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  1. Beenthere2Hippie
    A recent study from the University of Helsinki shows that the social gazing behavior of domestic dogs resembles that of humans: dogs view facial expressions systematically, preferring eyes. In addition, the facial expression alters their viewing behavior, especially in the face of threat. The study was recently published in the science journal PLOS ONE.[/]

    Threatening faces evoke unique responses in dogs


    The study utilized eye gaze tracking to demonstrate how dogs view the emotional expressions of dog and human faces. Dogs looked first at the eye region and generally examined eyes longer than nose or mouth areas. Species-specific characteristics of certain expressions attracted their attention, for example the mouths of threatening dogs. However, dogs appeared to base their perception of facial expressions on the whole face.

    Threatening faces evoked attentional bias, which may be based on an evolutionary adaptive mechanism: the sensitivity to detect and avoid threats represents a survival advantage. Interestingly, dogs' viewing behavior was dependent on the depicted species: threatening conspecifics' faces evoked longer looking but threatening human faces instead an avoidance response. Threatening signals carrying different biological validity are most likely processed via distinctive neurocognitive pathways.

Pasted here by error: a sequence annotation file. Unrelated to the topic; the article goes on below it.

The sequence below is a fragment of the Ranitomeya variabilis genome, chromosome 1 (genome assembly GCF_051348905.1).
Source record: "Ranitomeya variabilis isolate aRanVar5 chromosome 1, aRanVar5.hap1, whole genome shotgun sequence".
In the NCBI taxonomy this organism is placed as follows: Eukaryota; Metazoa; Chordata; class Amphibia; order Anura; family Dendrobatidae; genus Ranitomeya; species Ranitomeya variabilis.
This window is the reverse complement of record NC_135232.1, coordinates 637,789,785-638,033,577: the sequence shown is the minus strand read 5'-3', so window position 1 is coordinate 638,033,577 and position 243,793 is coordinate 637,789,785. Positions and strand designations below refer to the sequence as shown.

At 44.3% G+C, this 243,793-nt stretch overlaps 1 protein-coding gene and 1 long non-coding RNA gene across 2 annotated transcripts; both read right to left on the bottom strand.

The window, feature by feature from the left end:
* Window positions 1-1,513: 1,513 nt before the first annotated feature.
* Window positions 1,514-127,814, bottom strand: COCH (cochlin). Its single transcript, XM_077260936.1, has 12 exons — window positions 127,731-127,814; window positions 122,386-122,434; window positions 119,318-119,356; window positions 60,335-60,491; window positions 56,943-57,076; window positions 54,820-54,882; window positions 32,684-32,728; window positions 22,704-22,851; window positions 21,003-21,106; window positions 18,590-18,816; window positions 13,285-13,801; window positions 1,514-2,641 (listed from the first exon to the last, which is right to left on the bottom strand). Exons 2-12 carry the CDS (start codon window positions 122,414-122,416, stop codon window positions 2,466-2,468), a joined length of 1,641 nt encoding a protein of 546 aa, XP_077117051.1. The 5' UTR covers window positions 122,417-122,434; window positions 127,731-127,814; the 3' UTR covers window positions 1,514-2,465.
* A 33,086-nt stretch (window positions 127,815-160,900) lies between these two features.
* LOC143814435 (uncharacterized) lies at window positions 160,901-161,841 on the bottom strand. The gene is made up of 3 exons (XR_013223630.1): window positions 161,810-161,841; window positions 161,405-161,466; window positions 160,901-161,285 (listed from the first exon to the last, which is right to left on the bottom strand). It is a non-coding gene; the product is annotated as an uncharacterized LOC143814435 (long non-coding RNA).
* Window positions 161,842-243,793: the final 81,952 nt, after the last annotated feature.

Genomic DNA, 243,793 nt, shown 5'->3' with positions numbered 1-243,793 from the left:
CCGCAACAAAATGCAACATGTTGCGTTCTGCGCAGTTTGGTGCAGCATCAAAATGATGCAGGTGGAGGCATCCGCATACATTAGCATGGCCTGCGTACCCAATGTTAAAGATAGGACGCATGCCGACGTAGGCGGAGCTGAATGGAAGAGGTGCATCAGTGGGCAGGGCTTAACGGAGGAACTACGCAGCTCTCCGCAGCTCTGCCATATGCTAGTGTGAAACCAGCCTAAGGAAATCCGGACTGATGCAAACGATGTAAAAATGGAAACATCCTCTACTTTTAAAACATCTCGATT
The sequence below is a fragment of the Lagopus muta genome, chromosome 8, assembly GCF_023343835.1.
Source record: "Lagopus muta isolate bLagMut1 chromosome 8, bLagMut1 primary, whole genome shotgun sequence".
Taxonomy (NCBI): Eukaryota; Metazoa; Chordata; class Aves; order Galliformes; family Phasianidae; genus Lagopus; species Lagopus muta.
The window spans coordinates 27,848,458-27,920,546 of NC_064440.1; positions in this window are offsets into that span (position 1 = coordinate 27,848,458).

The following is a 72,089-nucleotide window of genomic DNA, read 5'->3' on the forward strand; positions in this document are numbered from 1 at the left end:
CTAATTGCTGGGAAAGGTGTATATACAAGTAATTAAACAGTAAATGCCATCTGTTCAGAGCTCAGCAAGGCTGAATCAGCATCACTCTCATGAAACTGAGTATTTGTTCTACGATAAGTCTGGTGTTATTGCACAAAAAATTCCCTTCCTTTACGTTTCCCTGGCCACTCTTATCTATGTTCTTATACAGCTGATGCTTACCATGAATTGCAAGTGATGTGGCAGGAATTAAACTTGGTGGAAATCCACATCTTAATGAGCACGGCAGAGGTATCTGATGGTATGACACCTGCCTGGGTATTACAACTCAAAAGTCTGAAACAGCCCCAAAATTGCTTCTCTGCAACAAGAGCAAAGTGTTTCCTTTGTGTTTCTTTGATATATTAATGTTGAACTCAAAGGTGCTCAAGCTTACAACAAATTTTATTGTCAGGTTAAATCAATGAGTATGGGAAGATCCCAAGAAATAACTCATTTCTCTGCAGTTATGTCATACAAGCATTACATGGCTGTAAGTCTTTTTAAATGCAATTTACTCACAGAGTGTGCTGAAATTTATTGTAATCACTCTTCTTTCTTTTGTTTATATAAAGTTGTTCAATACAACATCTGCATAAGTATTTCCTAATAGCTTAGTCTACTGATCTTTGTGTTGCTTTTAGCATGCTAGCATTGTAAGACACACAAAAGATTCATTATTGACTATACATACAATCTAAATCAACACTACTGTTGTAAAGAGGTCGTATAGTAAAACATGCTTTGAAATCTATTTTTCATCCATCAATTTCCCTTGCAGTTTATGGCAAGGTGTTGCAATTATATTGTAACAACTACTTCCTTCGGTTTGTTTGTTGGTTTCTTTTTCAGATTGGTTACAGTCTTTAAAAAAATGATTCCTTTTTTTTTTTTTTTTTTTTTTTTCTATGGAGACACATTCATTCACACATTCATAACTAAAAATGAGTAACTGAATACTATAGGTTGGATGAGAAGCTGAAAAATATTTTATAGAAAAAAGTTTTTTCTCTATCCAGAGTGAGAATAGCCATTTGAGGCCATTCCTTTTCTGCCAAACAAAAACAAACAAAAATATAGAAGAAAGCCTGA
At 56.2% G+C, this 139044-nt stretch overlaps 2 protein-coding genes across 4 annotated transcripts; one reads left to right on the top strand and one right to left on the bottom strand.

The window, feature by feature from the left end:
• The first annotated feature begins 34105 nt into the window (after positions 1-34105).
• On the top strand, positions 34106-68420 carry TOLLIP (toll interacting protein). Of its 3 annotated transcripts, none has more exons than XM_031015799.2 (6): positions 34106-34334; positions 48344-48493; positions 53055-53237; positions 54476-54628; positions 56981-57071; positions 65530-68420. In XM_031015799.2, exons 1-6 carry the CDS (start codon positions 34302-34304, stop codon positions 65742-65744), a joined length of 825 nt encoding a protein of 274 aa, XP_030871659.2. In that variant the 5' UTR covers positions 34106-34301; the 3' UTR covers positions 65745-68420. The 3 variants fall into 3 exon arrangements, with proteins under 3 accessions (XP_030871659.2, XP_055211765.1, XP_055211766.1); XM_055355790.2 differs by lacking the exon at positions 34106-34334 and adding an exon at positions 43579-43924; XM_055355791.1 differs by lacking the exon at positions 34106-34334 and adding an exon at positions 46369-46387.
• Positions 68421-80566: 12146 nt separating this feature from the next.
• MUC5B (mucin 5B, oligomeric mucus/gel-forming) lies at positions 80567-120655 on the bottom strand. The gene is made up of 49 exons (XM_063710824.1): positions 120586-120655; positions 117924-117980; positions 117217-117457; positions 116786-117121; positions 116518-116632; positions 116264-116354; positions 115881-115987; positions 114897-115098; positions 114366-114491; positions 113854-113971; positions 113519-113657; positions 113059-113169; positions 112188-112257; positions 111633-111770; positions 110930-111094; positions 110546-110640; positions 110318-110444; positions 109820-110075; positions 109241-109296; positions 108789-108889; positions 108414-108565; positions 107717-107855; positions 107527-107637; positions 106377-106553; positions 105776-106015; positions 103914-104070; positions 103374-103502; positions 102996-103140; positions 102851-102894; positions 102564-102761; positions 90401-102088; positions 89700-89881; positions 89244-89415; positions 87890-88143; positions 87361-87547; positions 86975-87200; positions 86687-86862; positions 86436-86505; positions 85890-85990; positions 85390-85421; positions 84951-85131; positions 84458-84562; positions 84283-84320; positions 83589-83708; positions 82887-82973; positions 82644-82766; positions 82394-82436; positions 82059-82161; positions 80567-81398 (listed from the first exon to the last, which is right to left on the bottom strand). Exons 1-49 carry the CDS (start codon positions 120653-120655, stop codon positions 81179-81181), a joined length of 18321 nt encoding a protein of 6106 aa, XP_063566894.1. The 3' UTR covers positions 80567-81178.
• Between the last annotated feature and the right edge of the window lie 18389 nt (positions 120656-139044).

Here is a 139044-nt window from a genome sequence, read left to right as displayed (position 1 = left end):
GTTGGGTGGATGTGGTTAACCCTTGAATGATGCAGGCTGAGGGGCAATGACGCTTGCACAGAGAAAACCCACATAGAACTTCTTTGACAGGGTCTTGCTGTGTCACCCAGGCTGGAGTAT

"The tolerant behavior strategy of dogs toward humans may partially explain the results. Domestication may have equipped dogs with a sensitivity to detect the threat signals of humans and respond them with pronounced appeasement signals," says researcher Sanni Somppi from the University of Helsinki.

    Results provide support for Darwin's views of animal emotions